Top positive review
AN AMERICAN JOURNEY -- A WONDERFUL BOOK
Reviewed in the United States on August 22, 2013
Fifty years ago an enthusiastic and confident fifteen-year-old boy, inspired by John Steinbeck's Travels with Charley, set out on his first long distance bike adventure--riding from the plains of Nebraska to the mountains of Colorado. During the fall of 2012, when Americans were focused on the presidential campaign between Barack Obama and Mitt Romney, James Shaw, then sixty-five, rode from Wisconsin to Colorado. An American Journey: Travels with Friday is the story of those two rides, comparing the America of 1962 to the America of 2012. He captured the pulse of America by listening to the heart-felt stories (about politics and everything else) of the dozens and dozens of people he met in small-town America. It makes for fascinating reading following along with James as he tells the stories of the many interesting characters he met who helped him see that maybe America hasn't changed so much after all--at least in the heartland of America. Many of the people he met were hopeful--and many were fearful--but just about everyone was hospitable beyond Shaw's wildest expectations. At one point a man he had been talking to for only a few minutes (his weird-looking bike made most of the introductions) told him that he was more than welcome to spend the night at his house if he was tired of battling Iowa's winds.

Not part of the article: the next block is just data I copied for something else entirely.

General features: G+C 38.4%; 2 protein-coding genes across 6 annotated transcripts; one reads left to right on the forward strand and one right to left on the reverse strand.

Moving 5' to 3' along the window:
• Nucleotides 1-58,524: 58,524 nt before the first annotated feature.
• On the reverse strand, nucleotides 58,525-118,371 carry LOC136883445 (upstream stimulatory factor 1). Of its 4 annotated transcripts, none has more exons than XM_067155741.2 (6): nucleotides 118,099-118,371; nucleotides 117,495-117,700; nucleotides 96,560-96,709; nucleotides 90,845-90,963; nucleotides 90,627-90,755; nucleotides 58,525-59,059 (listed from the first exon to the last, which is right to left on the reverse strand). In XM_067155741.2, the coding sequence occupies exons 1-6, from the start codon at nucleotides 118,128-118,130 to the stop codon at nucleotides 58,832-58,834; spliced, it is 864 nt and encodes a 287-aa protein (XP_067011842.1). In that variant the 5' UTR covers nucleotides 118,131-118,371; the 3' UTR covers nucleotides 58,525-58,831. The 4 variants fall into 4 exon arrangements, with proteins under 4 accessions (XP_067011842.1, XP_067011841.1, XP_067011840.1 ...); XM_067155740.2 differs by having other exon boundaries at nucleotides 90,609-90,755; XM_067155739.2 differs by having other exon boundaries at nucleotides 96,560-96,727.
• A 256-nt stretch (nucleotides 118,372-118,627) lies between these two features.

It was that kind of trip--a box-of-chocolates kind of journey--never knowing what was going to happen or what interesting character he was going to meet--like Clem, the eighty-some-year old glucosamine dancer he talked with for almost three hours on a main street liar's bench. An American Journey will delight anyone who loves stories about people--not as television presents the folks of middle America, but the way they really are. The Epilogue and the Afterword in which Shaw compares and contrasts three Americas (the America that John Steinbeck wrote about, the America that Shaw found in the heartland, and America as presented in the media) are superb--they should be required reading at every journalism school in America--heck, this whole book should be required reading at every school in America!